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Mechalarum Page-a-Day: Page 28 - Education

Education is one of those things that's often overlooked in fictional tales. Often, either the story prominently features advancement of the human mind (Harry Potter!), or the characters are assumed to already know everything they'll need to know.

In fantasy and science fiction, it's an especially useful tool. The reader gets to learn about the author's universe in an organic way, right along with the characters.

Of course, there can only be so many books set in boarding schools (well, there can be infinite books set in boarding schools, but I'm sure people will get tired of them eventually, right??) But just like in real life, education doesn't have to stop when you forever leave uncomfortable desks and chairs behind. The Citadelians have incorporated lessons into the music they listen to. It's a theory I'd love to see in practice more (supported by Johns Hopkins, no less!) I already get songs stuck in my head all the time. Wouldn't it great if, instead of the Macarena or that other super catchy song, I had the periodic tables or physics formulas stuck in my head?

You're welcome.

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Mechalarum Page-a-Day: Page 27 - Worlds Within Worlds

I used to spend pages and pages describing my environments in grade school. A decade of technical and web writing beat the tendency to ramble out of my system, and honed my ability to get to the point. As I edited Mechalarum, I realized that I'd all but forgotten to root it firmly in time and space.

The details of my world are still somewhat roughly etched - I want the reader to paint their own mental pictures, instead of having to squeeze my visual cues into the frame. Part of it is impatience - I want to get to the meat of the story, the character flaws, the battles, the plot twists. As time goes on I imagine I'll have more time, focus and skill to work in these details. For now, scenes like this provide lush scenery in an otherwise linear world (perhaps fittingly?)

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Mechalarum Page-a-Day: Page 26 - Hygiene

If a person wants to obsess over the minutiae of daily life, she's more likely to play The Sims than to read a book. Still, tapping into the execution of the base human daily tasks most of us share is a great way to flesh out a story.

You'd think that scenes of bathing and grooming would be overlooked in an action/adventure/speculative fiction. In truth, these scenes can be some of the most iconic, and in fact play a central role in the greater story. I haven't read the books yet, but the bathing scenes in Game of Thrones speak louder than their banality would suggest. An image of Alanna bathing before her grand trials in the Song of the Lioness series is burned into my brain. "Autowash" takes on a whole new meaning when combined with Leeloo's confused shiver and Korben Dallas's googly eyes in the Fifth Element.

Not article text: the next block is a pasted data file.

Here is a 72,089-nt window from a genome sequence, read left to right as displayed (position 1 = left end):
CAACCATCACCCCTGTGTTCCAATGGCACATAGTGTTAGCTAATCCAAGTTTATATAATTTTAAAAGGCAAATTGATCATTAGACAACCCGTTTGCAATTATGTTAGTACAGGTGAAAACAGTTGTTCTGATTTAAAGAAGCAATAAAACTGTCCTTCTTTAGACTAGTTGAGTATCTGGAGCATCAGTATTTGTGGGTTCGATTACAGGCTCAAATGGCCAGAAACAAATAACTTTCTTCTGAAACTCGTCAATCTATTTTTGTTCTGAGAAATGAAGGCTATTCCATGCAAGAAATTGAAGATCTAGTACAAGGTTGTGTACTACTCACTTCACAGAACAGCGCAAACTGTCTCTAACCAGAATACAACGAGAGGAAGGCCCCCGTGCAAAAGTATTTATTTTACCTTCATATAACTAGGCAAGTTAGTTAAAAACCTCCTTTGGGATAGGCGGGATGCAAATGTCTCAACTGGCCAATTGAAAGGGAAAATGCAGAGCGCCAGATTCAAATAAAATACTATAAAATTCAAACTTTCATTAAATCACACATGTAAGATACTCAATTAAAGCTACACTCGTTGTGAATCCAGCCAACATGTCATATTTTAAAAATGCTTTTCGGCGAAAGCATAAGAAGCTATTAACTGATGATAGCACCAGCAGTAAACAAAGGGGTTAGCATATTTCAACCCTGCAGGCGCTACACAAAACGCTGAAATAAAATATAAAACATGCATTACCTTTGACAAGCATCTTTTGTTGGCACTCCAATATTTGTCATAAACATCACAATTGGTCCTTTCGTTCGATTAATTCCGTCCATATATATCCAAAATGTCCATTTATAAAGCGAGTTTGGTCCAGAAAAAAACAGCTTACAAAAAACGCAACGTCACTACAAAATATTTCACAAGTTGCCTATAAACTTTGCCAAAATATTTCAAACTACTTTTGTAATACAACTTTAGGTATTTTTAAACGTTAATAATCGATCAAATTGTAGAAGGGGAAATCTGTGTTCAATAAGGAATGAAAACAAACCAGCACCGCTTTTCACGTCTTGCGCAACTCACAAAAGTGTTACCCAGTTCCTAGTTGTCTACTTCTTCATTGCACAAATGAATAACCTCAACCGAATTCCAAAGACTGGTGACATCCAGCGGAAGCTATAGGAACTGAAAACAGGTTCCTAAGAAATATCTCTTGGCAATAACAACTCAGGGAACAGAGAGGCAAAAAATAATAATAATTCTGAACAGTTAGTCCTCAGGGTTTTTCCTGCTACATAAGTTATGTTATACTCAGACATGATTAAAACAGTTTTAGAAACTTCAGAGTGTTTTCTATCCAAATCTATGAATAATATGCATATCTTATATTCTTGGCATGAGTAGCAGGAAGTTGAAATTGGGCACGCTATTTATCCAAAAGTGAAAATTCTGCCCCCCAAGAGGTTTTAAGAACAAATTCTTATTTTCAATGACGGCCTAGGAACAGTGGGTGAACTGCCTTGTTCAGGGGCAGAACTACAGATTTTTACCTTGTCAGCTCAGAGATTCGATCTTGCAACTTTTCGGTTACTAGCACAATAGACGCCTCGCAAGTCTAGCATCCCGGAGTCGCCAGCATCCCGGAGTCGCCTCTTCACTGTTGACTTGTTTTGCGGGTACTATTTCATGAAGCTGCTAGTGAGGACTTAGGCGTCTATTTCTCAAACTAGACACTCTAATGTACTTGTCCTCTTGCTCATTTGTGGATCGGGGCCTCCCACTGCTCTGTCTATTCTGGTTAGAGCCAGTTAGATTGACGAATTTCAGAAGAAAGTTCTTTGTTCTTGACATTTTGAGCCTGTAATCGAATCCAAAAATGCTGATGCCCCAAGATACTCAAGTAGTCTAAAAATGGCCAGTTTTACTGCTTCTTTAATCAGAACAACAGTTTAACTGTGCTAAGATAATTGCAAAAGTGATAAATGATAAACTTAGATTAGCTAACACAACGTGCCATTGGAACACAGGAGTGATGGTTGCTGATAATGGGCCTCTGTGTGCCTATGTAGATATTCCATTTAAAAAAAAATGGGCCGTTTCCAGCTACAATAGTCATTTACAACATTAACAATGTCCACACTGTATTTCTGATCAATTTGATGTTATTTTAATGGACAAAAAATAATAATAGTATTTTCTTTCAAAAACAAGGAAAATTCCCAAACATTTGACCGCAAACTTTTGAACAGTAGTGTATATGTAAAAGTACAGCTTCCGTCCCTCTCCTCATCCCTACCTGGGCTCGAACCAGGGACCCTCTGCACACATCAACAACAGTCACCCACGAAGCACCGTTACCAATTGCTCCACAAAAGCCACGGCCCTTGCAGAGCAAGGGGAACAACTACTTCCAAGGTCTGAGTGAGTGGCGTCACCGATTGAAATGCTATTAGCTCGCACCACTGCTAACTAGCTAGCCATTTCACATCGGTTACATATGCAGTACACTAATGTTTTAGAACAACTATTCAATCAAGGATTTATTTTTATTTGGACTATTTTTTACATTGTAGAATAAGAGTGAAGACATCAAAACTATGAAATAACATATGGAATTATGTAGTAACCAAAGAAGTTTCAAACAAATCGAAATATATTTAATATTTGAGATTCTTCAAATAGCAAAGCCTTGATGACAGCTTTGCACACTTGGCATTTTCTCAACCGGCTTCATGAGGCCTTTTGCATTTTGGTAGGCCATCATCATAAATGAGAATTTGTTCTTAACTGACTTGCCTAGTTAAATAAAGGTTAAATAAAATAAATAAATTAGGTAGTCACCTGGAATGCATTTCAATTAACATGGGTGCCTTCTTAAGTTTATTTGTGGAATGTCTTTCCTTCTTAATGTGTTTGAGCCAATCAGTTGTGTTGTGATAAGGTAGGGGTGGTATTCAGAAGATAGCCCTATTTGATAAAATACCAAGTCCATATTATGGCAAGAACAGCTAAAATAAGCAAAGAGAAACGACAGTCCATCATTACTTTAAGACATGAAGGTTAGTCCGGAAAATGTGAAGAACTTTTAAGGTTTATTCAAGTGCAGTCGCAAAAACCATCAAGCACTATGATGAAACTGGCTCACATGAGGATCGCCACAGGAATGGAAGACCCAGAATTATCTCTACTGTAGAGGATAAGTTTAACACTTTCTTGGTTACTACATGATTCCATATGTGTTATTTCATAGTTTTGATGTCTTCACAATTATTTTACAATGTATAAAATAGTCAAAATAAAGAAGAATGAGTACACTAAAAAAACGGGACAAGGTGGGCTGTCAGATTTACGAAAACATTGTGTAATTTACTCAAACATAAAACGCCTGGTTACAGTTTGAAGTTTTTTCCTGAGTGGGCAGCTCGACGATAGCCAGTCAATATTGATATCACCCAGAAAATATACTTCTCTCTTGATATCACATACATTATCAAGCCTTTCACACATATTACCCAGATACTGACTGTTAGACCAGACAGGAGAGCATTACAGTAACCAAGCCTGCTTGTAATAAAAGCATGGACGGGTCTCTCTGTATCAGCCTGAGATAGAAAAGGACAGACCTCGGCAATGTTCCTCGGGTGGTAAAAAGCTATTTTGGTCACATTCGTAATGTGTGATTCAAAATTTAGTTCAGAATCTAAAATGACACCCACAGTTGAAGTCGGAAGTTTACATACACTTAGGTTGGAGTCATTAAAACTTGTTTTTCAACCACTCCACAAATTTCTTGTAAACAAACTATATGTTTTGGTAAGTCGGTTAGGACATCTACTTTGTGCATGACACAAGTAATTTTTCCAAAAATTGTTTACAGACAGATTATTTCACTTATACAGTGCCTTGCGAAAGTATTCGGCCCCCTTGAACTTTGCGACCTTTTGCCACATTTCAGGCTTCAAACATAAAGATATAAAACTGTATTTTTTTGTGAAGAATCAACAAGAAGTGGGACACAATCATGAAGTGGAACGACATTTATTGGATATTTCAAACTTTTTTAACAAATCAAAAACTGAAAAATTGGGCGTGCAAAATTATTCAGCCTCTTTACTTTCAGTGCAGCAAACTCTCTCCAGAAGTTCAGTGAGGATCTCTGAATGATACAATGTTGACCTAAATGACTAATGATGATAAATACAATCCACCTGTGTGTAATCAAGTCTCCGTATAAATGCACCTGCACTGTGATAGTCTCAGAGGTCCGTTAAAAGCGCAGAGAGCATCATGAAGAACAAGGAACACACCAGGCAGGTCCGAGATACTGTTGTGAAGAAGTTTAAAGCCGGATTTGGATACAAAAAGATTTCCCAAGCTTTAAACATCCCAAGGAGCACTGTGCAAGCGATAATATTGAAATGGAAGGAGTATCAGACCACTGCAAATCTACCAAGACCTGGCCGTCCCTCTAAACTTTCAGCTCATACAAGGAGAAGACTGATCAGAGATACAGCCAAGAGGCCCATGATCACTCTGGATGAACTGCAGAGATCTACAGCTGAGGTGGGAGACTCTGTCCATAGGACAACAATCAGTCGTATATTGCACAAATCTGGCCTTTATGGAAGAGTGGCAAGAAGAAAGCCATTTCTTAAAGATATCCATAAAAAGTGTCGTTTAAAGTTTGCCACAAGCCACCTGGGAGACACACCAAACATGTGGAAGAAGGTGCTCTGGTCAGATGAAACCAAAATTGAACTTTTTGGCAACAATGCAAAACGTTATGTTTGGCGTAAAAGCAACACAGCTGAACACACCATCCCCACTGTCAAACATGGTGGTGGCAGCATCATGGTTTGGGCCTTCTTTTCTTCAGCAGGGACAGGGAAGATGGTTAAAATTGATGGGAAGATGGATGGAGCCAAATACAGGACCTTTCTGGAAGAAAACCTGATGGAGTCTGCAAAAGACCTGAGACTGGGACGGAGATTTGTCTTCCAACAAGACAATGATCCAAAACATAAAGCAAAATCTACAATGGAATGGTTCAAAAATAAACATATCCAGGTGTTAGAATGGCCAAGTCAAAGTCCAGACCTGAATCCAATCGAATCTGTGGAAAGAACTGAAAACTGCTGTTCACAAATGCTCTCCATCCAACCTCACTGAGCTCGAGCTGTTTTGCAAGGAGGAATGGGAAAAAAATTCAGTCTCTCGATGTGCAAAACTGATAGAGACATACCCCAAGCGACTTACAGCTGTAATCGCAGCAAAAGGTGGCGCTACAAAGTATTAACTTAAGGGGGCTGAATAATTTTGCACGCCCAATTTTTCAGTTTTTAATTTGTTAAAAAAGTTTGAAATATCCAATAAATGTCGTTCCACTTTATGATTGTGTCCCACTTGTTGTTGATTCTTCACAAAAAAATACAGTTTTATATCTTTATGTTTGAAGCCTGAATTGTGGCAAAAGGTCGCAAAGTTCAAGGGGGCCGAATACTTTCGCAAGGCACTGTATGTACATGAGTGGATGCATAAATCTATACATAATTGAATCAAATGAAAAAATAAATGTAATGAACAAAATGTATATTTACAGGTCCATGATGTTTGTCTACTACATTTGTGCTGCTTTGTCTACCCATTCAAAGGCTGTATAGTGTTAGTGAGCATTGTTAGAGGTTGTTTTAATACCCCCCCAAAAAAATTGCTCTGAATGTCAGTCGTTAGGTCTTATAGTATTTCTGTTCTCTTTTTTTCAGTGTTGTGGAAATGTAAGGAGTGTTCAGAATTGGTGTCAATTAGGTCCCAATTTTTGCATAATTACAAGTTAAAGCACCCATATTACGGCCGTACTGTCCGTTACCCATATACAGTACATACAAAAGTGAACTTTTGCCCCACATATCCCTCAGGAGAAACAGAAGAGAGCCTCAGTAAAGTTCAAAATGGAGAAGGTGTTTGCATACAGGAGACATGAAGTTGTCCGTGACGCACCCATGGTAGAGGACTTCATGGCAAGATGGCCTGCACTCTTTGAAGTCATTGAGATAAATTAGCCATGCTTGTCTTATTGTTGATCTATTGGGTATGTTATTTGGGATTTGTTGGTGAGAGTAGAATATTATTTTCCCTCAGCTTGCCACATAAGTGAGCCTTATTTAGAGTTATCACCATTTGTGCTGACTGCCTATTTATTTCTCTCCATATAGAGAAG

My point is, you can say a lot with a little soap and water. Or lack there of, in my case.

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Mechalarum Page-a-Day: Page 25 - Pop Culture

It's impossible to avoid referencing popular culture when writing, even if you're creating a science fiction or fantasy story that has nothing to do with our modern times.

It's especially telling when you see or read "old" scifi. They have magical devices that let them speak with anyone at the press of a button! The computers show pictures in color! They treat all races and genders with respect! (How novel.) Everything from technology to interpersonal relationships to language (groovy, yo) changes quickly or slowly with the times.

Since you can't beat them, I say join them whole-heartedly. "Myth-cracking" is obviously a reference to a popular, nerdy show from the early 10's. In this case, it's an especially important nod, as I'm using it to set the scene of the "news broadcast" that frames the rest of the story. News-broadcast-framed stories have also featured in several examples of recent pop-culture media; and so the referential cycle continues. But when the reference is gone from the popular conscious, the story will inevitably change.

Also, on a meta note, sorry for the delays in posts this weekend! Took some time to chill out from all the book launch activities :)

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Mechalarum Page-a-Day: Page 24 - Memories and Dreams

The best stories are slices of time from fully-formed worlds. Dramatized, for sure. Larger than life, of course. But time goes on, both before and after the series of events that make up the particular hero's journey. There's no real beginning, and no true end.

Weaving details of the past and future into a novel is an interesting challenge. If your narrator is close enough to the characters to get inside their heads, thoughts and memories are hugely useful, as long as you make sure to avoid too much telling (vs. showing). Conversations, especially with new characters unaware of past situation, are another great tool (though infodumps are a common trap). Sidetexts can be a fun way to flesh out your world's history, as long as you don't rely too heavily on them in the main story.

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